¶12 In H.L. Hutton & Co. v. District Court of Kay County, 1965 OK 9, 398 P.2d 530, the Supreme Court allowed issue preclusion as a defense in a district court case where the issue of whether a man was an employee had been previously decided in a workers' compensation action. "Where a claimant filed a claim for compensation before the State Industrial Court and after notice and hearing the Court denied compensation upon the ground that claimant was not an employee of the respondents, and such finding and order has become final, it is binding upon the State Industrial Court in any subsequent proceeding for the same injury and is likewise binding upon the District Court in a subsequent action by the employee for damages for the same injuries." (Emphasis supplied) Syllabus by the Court.

¶13 The doctrine of issue preclusion requires that the issue in the second action was actually determined in the first action. Hesser v. Central National Bank & Trust Company, 1998 OK 15, 956 P.2d 864. Clearly the issue in question, was and is, whether Krista O'Neal was Decedent's common-law wife. It was decided by the Workers' Compensation Court and affirmed by the appellate courts that she was not. Ms. O'Neal is precluded from relitigating this issue of fact even though Ross was not a party to the workers' compensation action. Ms. O'Neal had a full and fair opportunity to litigate the critical issue of her status as the common-law wife of Decedent.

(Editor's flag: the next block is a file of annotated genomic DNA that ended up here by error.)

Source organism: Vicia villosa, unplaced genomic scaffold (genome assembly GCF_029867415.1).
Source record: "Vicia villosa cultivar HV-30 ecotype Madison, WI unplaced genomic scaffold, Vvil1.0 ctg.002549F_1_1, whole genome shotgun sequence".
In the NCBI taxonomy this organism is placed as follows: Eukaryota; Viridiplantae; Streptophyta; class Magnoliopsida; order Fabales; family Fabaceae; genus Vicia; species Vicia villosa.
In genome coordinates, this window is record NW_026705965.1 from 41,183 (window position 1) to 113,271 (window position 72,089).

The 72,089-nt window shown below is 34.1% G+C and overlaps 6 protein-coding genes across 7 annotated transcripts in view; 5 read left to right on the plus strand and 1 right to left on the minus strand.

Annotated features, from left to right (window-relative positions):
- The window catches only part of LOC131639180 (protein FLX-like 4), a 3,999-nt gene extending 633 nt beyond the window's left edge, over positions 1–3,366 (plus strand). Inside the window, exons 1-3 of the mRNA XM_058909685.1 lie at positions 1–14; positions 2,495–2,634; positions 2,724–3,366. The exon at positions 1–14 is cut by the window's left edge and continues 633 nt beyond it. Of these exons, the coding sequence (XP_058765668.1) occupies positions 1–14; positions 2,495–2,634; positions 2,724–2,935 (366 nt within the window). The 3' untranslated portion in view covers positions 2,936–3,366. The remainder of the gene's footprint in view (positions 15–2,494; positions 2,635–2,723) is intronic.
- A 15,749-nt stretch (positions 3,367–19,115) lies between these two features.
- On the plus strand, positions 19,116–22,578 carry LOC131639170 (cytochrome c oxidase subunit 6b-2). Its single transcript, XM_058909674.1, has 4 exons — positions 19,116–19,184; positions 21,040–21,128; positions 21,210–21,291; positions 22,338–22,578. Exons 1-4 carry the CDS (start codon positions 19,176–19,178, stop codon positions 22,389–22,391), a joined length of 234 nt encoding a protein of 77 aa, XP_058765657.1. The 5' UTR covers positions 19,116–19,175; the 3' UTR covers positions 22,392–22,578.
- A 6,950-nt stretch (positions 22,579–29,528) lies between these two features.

¶14 This holding in no way decides whether the parties must be identical if issue preclusion is used offensively.


MITCHELL, C.J., and JOPLIN, J., concur.


1 Because we here hold O'Neal has no standing to argue again her status as the common-law wife of Decedent in that a court has already decided she is not the common-law wife of Decedent, she could not be a statutory heir.